Cell junctions play an important role in maintaining tissue architecture and homeostasis (Garcia et al., 2017; Adil et al., 2021). These multiprotein complexes are embedded in the cell plasma membrane and can be classified according to their function, including anchoring, occluding and communicating junctions (Samiei et al., 2019). Anchoring or adherens junctions establish adhesion between neighboring cells. They provide a mechanistic linkage and are built up by cytoplasmic cadherins and cytosolic catenins (Troyanovsky et al., 2021). In this respect, the E-cadherin protein is seen as a guardian of liver physiology. E-cadherin, which is expressed by hepatocytes and biliary epithelial cells, is an important regulator of bile flow in the intrahepatic biliary network (Gonzalez-Sanchez et al., 2015). β-catenin and γ-catenin are also produced by hepatocytes and maintain hepatocyte structure and function (Wickline et al., 2011; Pradhan-Sundd et al., 2018). β-catenin also participates in the canonical Wnt pathway, which controls the expression of genes involved in glutamine synthesis and biotransformation (Sekine et al., 2006). Occluding junctions or tight junctions regulate cell polarity and form a permeability barrier to control the passage of ions and solutes into the paracellular space (Tsukita et al., 2019; Krug and Fromm 2020). Like adherens junctions, tight junctions are composed of transmembrane proteins and cytoplasmic proteins. Transmembrane components, including claudins, occludin, junctional adhesion molecules and the coxsackie-adenovirus receptor, provide the interaction between adjacent cells. These membrane-spanning proteins are tethered to cytoskeletal-proteins, such as zonula occludens, cingulin and symplekin proteins, to connect the cytoskeleton of neighboring cells (Shi et al., 2018; Tsukita et al., 2019; Lynn et al., 2020). Functional tight junctions are required for normal liver functionality, in particular bile flow. Zonula occludens 2 and claudin 1 are indeed critical for the establishment of the blood-bile barrier and the control of paracellular permeability, respectively (Hadj-Rabia et al., 2004; Grosse et al., 2012; Itoh et al., 2021; Xu et al., 2021). Communicating or gap junctions are composed of 2 connexin (Cx) hemichannels of 2 adjacent cells, which in turn are built up by 6 Cx proteins. Gap junctions form water-filled tunnels that allow the diffusion of small and hydrophilic molecules between the cytosol of adjacent cells (Van Campenhout et al., 2022). Cx26 and Cx32 are mainly expressed by hepatocytes, while most of the non-parenchymal liver cells harbor Cx43. Gap junctions, in particular Cx32-based channels, support liver-specific functions, including biotransformation, bile production, synthesis and secretion of proteins and control of carbohydrate metabolism (Van Campenhout et al., 2022). Since adherens, tight and gap junctions are goalkeepers of hepatic homeostasis, it is not surprising that these structures are frequently implicated in liver disease (Garcia et al., 2017; Adil et al., 2021). The present study was set up in order to investigate the effects of acute and chronic liver disease on adherens, tight and gap junctions in liver. To mimic acute liver disease, mice were overdosed with paracetamol (PAR) for 24 hours, while chronic liver disease was simulated by repeated administration of carbon tetrachloride (CCL4) to mice for 8 weeks.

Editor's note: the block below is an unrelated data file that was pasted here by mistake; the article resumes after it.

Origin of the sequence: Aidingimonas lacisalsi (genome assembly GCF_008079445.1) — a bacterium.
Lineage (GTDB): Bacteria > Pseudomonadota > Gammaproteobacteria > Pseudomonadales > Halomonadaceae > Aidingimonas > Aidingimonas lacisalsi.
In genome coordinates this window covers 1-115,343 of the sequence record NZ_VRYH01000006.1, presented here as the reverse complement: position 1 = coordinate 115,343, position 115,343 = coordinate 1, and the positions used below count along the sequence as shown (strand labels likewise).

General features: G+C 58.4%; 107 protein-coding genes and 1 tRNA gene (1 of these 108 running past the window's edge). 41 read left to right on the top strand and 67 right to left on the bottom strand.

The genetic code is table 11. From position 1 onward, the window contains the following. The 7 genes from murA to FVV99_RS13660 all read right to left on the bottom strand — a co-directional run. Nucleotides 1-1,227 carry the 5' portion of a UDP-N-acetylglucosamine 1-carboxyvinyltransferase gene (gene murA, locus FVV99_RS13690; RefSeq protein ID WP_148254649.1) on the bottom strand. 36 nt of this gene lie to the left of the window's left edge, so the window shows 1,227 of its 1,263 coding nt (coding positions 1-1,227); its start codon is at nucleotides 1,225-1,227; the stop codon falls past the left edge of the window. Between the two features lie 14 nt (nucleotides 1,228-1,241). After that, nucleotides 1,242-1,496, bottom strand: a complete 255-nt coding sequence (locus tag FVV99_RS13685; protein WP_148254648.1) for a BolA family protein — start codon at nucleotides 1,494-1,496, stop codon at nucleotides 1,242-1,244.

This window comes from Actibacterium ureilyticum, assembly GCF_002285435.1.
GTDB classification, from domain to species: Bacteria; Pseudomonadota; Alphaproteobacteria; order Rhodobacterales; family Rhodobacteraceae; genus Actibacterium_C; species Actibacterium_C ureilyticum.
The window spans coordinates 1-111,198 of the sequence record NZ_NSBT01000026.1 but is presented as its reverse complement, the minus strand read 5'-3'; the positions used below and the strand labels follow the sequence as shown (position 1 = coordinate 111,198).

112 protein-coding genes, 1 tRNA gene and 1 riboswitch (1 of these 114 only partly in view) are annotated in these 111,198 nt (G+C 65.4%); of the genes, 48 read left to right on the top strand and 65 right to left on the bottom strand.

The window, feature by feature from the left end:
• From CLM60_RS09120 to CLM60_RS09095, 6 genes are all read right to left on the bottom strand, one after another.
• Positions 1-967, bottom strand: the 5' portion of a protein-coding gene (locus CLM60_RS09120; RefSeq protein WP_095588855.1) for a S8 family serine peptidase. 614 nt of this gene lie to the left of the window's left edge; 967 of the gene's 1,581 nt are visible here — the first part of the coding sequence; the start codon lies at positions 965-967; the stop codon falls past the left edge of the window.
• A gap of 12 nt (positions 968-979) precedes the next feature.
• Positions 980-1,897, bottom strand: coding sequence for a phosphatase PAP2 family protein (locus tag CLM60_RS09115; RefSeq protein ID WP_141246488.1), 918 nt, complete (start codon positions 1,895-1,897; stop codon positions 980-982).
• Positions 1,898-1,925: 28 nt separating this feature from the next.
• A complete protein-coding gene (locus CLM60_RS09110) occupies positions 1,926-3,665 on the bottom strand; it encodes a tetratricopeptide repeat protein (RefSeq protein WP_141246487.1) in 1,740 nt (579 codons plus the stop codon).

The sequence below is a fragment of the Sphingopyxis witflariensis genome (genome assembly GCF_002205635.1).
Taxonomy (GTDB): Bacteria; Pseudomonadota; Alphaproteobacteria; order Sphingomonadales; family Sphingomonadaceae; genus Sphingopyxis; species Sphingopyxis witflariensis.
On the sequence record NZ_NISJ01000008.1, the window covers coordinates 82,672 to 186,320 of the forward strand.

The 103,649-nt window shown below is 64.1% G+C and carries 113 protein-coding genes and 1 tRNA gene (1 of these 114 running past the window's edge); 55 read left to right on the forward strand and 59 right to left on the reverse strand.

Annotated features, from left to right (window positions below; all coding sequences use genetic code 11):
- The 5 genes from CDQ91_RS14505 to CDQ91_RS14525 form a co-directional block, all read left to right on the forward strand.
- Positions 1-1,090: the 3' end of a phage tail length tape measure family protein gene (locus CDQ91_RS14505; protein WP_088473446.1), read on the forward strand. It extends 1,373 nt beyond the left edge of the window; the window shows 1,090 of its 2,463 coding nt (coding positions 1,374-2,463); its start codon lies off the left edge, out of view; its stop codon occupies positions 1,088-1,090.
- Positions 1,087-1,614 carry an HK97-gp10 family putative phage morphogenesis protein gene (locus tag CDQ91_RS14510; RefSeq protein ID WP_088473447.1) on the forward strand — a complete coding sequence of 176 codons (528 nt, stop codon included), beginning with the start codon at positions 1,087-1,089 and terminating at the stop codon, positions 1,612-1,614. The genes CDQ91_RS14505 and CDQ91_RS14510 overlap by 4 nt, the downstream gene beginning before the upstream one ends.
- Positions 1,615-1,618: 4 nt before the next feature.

Male C57BL/6 mice (Jackson Laboratories, USA) were housed in the animal facility of the School of Veterinary Medicine and Animal Science of the University of São Paulo, Brazil. Animals were kept under controlled environmental conditions, in particular in a room with ventilation (16-18 air changes/ hour), relative humidity (45-65 %), controlled temperature (20-24 °C) and light/dark cycle 12:12, and were given water and balanced diet (Nuvital Nutrientes LTDA, Brazil) ad libitum. In the first set of experiments, mice were starved 15-16 hours prior to administration of PAR or 0.9 % sodium chloride (SAL) solution. PAR was dissolved in saline solution, slightly heated and injected (30-37 °C) intraperitoneally at 300 mg/kg body weight. After injection, mice regained free access to food. Mice were euthanized 24 hours following PAR overdosing by exsanguination during sampling under isoflurane-induced anesthesia. Another group of male C57BL/6 mice were administered corn oil (OIL) or CCL4 at a gradually increased dose for 8 weeks. Animals received 3 intraperitoneally injections weekly. The initial dose of CCL4 was 0.25 mg/kg body weight, and there were 0.25 mg weekly increments to the utmost dose of 1.25 mg/kg body weight. Mice were euthanized after completion of OIL or CCL4 treatment by exsanguination during sampling under isoflurane-induced anesthesia. Mouse blood, collected by cardiac puncture, was drawn into a heparinized syringe and centrifuged for 10 minutes at 1503×g, and serum was stored at -20 °C. Livers were snap-frozen in liquid nitrogen with storage at -80 °C. Both studies have been approved by the Committee on Bioethics of the School of Veterinary Medicine and Animal Science of the University of São Paulo, Brazil and all animals received humane care according to the criteria outlined in the “Guide for the Care and Use of Laboratory Animals”.